My next big quilt project is called “Draw Bus.” I sketched out a picture of all of the automobiles my son constantly wants me to draw. I am missing “whoooOOOOoooo” which is his word for fire truck, but I will definitely quilt that one later. This quilt will be 16 blocks tall (2.5 in. each) and 27 blocks wide. I may add another row to the top. Time will tell.

I drew the pattern for this quilt using block patches that are common throughout quilting. There is the snowball, the half-square triangle, the rail-fence, and many more. With some of the blocks I drew out, I needed a little help figuring out how to make them and cut them. Well, guess what! There’s an app for that!

It’s called BlockFab. You’ll notice that I also have an app called QuiltFab. I use that one to figure out how much yardage I’ll need for binding or sashing, etc. It’s great! It also has listed the different sizes of beds and what size quilt will be needed for a bedspread and a comforter. Yes, there is a difference. A comforter width is the distance across the bed, plus 13 inches on either side. The comforter length is the length of the bed, plus 13 inches for the bottom. A bedspread width is the bed width plus 21 inches on both sides. The bedspread length is the length plus 21 inches for the bottom and 14 inches for the pillow tuck. If you have an iPhone, I recommend getting it, just because it is cool (and free!)

Back to BlockFab. BlockFab teaches you how to make the standard blocks that make up a quilt. It will tell you how much yardage you need, how to cut and construct each block necessary for your quilt. It also teaches you how to measure and cut different common patches. Here is the list of patches in BlockFab:

Some of these blocks I’m pretty familiar with (OK, maybe just square, half square triangle, and quarter square triangle), but I had planned on using others that I was not familiar with. Thanks to BlockFab, I was able to select the final dimensions of my patch (2.5 x 2.5) and it told me the measurements to cut, the amount of fabric I needed and how to cut them. SO GREAT! I used this to make half true rectangle triangles (where the resulting right triangle’s length was twice it’s width) and isosceles 1:1 triangles (where the height of the isosceles triangle is the same as the width of the base–different from equilateral triangle where the lengths of all the sides are the same and the angles are all 60 degrees). I also used this to make snowball patches. Here is the construction of some of my blocks:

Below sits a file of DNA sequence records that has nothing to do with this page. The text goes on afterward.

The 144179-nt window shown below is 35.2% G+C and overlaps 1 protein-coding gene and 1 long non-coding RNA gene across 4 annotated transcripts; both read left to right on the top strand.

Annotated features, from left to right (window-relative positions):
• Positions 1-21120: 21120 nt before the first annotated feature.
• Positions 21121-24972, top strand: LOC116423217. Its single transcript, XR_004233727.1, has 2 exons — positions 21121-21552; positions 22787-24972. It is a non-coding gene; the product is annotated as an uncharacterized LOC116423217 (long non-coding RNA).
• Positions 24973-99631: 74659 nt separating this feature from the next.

I cheated doing the isosceles triangle. I began with a square (about 1/4 inch larger than my final square for wiggle room) and two half true rectangle triangles (since I wanted the resulting block to be 3 x 3, BlockFab had me cut these 2 inches wide and 3 7/8 inches tall.)

I placed the triangle over the square and tried to align the triangle so that the seam would go from the corner of the triangle to a little past the midpoint of the top of the square. I do the same thing with a half true rectangle triangle on the other side.

Here are the resulting triangles after both rectangles are added and the excess square fabric is cut off. The top is before being cropped. The bottom was cropped (or squared up). Notice that the triangle’s top point is about 1/4 inch in from the edge. This is so that, after you sew a 1/4 inch seam, that point lands perfectly next to the next block. Also notice that the bottom two corners of the triangle don’t match up with bottom two corners of the block. This is so that, after a 1/4 inch seam is sewn on both sides, those corners will match up perfectly with the final block.

Sorry about the blurry image. A snowball block is basically an octagon. While I will be using octagons later, I though I would use the same snowball method, but just for one or two corners of the block. You begin with a larger square (3 x 3) and one to four smaller squares (1 3/8 x 1 3/8). Place small squares on the large square so that the corners match up, and sew from corner to corner on the small squares.

Cut off the extra fabric.

And iron.

After doing a few half square triangles, Isosceles 1:1 triangles, rail fence and quarter square triangles, I was able to put them together like this. This is not the actual pattern that I will be following (there is a lot more going on in between the trees!) but I think it gives you a good idea on how this quilt is going to come together. Block by block, just simple squares and triangles (and rectangles!) That’s how my brain works.